Biopharmaceutical Informatics in antibody discovery


A 2017 article on Biopharmaceutical Informatics: supporting biologic drug development via molecular modelling and informatics formally introduced it as an interdisciplinary field combining knowledge-based informatics approaches (e.g. database creation, curation, and mining) and physics-based molecular modelling and simulation tools (from computational biophysics) that would advance the efficient and cost-effective translation of biologic drug candidates into drug products.


Since then, significant scientific and computational advances have been specific to antibody-based biologic drug candidates.


Take, for instance, the selection and screening process of phage antibody libraries, which has traditionally been a laborious and expensive bottleneck to the expanded use of mAbs. Here, innovations in constructing display libraries, phage, and yeast, have helped reduce many of the challenges associated with the downstream development of therapeutic leads. The shift to NGS-based screening from standard screening methods has resulted in dramatic improvements in throughput as well as a significant drop in the working time of phage antibody library discovery platforms.


Even though high-throughput mAbs discovery phage libraries represent a significant advance, the primary application is still only to increase affinity or specificity to the target antigen. Additional engineering is often required in the lead-candidate optimization stage, a time and cost-intensive process in the preclinical discovery and development cycle where multiple parameters, including expression levels, viscosity, pharmacokinetics, solubility, and immunogenicity, have to be addressed in parallel.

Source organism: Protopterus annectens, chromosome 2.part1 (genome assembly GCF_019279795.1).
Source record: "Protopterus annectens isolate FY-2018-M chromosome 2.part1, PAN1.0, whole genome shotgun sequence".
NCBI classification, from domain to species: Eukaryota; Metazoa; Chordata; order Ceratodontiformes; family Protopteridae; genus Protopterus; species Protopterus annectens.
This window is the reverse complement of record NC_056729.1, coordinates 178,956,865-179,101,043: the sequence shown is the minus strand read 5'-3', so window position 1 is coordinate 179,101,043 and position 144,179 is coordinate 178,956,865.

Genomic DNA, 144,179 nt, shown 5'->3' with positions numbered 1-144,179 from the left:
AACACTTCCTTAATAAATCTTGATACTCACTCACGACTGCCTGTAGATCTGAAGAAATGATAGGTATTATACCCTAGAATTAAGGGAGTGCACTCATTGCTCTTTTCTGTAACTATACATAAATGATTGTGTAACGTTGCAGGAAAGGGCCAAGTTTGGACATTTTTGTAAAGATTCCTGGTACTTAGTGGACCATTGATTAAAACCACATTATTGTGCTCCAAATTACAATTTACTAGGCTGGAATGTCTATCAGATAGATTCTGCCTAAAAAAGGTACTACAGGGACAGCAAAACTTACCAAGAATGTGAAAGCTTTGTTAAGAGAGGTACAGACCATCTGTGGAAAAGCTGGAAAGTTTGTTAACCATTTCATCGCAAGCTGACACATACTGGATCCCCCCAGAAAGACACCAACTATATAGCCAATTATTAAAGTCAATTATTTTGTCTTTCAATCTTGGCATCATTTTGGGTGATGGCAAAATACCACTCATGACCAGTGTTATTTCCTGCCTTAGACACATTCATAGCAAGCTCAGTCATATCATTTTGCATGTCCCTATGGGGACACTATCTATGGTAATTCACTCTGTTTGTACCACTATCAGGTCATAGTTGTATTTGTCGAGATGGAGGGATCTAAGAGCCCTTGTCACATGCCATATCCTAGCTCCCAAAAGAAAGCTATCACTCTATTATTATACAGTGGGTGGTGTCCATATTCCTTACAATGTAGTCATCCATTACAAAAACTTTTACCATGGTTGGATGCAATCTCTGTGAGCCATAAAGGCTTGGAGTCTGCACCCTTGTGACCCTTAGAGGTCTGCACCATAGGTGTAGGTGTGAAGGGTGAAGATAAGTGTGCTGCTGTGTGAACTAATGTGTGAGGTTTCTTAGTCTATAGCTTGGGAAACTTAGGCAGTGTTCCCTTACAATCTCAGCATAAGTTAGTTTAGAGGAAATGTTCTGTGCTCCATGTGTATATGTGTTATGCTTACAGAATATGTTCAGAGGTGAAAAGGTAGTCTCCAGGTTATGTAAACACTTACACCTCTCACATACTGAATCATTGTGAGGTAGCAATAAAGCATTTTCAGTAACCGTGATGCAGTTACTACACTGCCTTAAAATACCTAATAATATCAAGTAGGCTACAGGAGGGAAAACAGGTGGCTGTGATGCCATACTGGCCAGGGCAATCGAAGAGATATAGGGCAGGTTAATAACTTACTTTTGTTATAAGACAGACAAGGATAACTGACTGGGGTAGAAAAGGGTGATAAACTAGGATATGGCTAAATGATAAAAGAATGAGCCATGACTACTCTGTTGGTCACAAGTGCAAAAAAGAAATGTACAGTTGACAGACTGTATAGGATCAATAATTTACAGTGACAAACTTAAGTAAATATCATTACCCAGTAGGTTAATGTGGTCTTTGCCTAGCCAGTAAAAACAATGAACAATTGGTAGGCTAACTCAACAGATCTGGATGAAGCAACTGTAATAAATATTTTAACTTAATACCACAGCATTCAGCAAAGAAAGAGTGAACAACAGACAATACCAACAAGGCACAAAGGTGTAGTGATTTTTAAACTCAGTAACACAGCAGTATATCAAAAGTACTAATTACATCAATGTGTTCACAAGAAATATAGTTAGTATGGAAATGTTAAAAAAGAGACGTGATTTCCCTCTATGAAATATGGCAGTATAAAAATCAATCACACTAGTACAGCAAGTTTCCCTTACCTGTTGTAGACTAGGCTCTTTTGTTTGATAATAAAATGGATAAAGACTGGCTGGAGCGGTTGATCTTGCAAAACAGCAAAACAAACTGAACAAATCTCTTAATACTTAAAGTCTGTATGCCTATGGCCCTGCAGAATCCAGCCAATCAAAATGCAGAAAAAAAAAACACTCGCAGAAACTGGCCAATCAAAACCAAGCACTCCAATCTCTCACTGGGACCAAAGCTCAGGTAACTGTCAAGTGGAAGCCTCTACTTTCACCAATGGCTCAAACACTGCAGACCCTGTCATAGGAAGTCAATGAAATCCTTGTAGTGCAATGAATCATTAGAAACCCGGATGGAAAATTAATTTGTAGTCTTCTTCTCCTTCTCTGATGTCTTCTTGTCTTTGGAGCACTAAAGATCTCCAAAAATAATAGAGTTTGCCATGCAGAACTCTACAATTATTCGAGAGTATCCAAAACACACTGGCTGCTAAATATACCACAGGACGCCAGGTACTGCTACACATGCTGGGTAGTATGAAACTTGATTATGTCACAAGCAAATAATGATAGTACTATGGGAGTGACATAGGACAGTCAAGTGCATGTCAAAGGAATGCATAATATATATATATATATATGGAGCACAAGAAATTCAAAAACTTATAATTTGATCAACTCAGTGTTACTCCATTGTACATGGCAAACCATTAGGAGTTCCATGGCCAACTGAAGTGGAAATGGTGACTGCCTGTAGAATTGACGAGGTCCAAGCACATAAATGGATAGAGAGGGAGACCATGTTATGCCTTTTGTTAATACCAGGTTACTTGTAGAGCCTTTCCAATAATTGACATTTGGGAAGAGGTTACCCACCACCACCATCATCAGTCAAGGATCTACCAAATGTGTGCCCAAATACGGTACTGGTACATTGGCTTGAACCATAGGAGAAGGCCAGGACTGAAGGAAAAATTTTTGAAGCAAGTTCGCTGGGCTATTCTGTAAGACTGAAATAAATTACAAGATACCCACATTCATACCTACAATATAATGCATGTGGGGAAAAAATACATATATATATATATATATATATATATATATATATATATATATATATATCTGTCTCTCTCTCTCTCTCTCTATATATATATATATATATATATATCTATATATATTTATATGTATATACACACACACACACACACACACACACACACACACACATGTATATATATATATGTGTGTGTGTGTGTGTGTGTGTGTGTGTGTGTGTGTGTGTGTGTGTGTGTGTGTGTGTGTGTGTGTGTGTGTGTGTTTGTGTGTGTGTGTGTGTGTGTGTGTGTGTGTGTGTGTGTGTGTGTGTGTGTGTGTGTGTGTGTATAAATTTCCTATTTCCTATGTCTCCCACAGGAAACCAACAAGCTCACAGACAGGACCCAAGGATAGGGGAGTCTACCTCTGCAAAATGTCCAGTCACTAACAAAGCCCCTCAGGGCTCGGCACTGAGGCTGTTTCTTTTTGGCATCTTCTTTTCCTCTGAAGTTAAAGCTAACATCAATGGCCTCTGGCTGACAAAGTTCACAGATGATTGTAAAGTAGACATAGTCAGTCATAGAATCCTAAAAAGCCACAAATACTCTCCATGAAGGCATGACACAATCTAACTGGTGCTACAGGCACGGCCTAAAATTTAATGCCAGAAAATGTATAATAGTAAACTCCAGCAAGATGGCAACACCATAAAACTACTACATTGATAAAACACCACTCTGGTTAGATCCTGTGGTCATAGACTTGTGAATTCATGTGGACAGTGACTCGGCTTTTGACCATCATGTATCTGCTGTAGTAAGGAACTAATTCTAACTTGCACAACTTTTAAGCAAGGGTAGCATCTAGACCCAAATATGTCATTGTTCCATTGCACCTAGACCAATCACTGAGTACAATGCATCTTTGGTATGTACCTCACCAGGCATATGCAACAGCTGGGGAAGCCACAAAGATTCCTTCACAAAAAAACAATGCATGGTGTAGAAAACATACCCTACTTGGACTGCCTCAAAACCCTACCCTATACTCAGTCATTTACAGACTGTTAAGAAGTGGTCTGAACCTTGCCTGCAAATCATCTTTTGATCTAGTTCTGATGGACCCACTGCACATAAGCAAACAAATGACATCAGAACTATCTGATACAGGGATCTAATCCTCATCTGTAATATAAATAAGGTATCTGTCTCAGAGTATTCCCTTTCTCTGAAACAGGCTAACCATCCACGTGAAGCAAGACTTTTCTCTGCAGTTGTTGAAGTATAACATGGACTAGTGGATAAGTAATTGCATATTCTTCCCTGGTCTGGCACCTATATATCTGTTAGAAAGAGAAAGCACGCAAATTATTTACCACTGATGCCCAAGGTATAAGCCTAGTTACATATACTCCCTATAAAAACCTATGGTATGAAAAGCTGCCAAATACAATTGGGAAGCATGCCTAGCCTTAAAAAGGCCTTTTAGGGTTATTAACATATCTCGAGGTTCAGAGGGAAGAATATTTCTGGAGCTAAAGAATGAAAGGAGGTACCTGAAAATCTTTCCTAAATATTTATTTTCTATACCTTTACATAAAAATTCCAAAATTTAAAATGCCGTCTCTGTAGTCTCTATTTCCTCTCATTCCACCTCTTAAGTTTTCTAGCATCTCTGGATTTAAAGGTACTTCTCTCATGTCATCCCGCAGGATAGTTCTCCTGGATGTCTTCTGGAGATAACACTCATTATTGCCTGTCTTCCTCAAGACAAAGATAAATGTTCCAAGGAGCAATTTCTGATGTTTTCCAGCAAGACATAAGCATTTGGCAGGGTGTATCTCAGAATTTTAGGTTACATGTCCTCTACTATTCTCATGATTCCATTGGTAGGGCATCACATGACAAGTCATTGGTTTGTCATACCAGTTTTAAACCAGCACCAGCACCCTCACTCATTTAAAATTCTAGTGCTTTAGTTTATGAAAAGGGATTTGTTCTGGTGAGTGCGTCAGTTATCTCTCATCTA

Today deep-learning models are capable of predicting molecular phenotype from sequence data and deep learning-based approaches are able to significantly reduce time, cost, and downstream risk by efficiently identifying the most developable antibody molecule.


At the same time, there is also growing interest in a new class of innovations around in silico engineering and design of antibody candidates. Though still very much in the research stage, In contrast to traditional methods of candidate generation such as hybridoma or phage display, in silico pipelines hold the potential for cheaper and faster drug development with deep-learning-based approaches demonstrating great success in addressing some of the key challenges of computational antibody design.


The road ahead


Even as computational antibody design becomes a reality, there are still several challenges that have to be addressed across in vivo, in vitro, and in silico approaches to antibody discovery and development. There is a critical need for high-throughput experimental techniques that can work with low quantities of protein at the antibody discovery stage, especially in determining in vivo properties that may lack key experimental data. At the same time, the systematic generation of high-quality data from these techniques will help enhance rational design and computationally de-risk candidate molecules. 


Despite significant advances in deep learning applications in antibody development, there are still several data-related challenges that need to be addressed. These approaches have consistently demonstrated superior performance in big data domains. However, given the limited availability of antibody structure data, more advanced transfer learning approaches may be required to address the data gap. 


In the meantime, the number of novel antibody therapeutics undergoing a first regulatory review reached a record level in 2021. However, any chance of setting an annual record for approvals was hampered by deficiencies in some applications. Perhaps, advancements in biopharmaceutical informatics will be able to mitigate some of the factors currently limiting the success rate of antibody drug discovery.